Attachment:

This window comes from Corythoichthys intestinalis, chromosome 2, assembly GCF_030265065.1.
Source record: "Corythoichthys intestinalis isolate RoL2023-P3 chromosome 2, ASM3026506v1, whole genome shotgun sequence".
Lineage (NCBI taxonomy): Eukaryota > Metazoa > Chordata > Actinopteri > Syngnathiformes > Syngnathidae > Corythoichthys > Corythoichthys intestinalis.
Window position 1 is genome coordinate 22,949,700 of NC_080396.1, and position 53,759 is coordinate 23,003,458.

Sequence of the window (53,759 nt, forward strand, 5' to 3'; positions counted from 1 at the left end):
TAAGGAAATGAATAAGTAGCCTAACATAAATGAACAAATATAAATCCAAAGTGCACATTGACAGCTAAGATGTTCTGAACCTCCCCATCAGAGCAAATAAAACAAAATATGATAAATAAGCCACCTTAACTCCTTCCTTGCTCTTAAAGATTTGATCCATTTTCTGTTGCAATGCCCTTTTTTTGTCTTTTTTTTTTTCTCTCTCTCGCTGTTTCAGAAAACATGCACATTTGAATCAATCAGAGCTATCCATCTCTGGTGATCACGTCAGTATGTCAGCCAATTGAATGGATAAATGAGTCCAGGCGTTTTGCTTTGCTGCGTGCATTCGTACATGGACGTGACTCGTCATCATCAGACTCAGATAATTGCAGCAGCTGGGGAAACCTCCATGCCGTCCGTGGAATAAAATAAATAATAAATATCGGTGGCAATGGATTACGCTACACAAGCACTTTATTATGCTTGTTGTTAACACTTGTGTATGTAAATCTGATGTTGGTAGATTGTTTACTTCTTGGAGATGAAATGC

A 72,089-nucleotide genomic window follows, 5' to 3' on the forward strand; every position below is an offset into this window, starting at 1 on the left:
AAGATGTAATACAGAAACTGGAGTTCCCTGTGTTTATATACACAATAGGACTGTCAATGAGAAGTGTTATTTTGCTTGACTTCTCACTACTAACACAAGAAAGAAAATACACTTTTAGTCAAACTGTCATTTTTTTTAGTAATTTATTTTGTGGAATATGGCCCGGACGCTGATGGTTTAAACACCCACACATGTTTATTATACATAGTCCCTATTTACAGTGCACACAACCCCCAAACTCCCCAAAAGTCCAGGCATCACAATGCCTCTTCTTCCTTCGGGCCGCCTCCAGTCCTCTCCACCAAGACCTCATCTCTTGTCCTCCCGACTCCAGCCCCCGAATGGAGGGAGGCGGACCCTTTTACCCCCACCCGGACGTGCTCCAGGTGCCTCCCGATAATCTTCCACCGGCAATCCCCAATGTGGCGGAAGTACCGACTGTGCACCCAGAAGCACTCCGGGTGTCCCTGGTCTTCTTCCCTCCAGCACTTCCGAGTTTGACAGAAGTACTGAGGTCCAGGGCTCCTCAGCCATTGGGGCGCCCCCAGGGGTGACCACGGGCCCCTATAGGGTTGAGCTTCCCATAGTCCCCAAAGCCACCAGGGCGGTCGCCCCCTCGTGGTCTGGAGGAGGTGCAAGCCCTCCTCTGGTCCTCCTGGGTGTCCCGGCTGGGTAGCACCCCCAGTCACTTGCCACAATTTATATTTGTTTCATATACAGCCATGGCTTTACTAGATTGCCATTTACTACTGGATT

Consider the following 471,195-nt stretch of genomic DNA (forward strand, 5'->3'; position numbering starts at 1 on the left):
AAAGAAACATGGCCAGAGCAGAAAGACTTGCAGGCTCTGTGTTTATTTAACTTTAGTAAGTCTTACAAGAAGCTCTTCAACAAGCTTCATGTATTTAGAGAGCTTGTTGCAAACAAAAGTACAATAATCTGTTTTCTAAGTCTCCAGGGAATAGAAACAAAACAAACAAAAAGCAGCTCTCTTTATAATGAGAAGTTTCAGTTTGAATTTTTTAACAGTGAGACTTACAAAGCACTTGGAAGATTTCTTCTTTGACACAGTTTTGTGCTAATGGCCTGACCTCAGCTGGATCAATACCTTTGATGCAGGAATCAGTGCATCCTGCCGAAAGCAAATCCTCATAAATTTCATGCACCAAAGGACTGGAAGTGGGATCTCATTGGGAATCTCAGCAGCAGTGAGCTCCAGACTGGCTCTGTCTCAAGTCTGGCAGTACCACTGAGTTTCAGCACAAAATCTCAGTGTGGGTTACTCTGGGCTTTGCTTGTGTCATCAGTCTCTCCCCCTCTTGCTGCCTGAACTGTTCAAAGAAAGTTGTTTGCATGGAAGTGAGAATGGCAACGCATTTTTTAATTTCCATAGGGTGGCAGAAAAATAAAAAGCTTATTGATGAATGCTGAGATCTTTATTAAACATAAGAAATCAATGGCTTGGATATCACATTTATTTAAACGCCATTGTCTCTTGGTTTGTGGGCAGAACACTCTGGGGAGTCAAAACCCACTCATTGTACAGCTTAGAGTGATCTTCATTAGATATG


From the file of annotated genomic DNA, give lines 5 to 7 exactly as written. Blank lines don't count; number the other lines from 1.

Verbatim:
Sequence of the window (53,759 nt, forward strand, 5' to 3'; positions counted from 1 at the left end):
TAAGGAAATGAATAAGTAGCCTAACATAAATGAACAAATATAAATCCAAAGTGCACATTGACAGCTAAGATGTTCTGAACCTCCCCATCAGAGCAAATAAAACAAAATATGATAAATAAGCCACCTTAACTCCTTCCTTGCTCTTAAAGATTTGATCCATTTTCTGTTGCAATGCCCTTTTTTTGTCTTTTTTTTTTTCTCTCTCTCGCTGTTTCAGAAAACATGCACATTTGAATCAATCAGAGCTATCCATCTCTGGTGATCACGTCAGTATGTCAGCCAATTGAATGGATAAATGAGTCCAGGCGTTTTGCTTTGCTGCGTGCATTCGTACATGGACGTGACTCGTCATCATCAGACTCAGATAATTGCAGCAGCTGGGGAAACCTCCATGCCGTCCGTGGAATAAAATAAATAATAAATATCGGTGGCAATGGATTACGCTACACAAGCACTTTATTATGCTTGTTGTTAACACTTGTGTATGTAAATCTGATGTTGGTAGATTGTTTACTTCTTGGAGATGAAATGC

A 72,089-nucleotide genomic window follows, 5' to 3' on the forward strand; every position below is an offset into this window, starting at 1 on the left: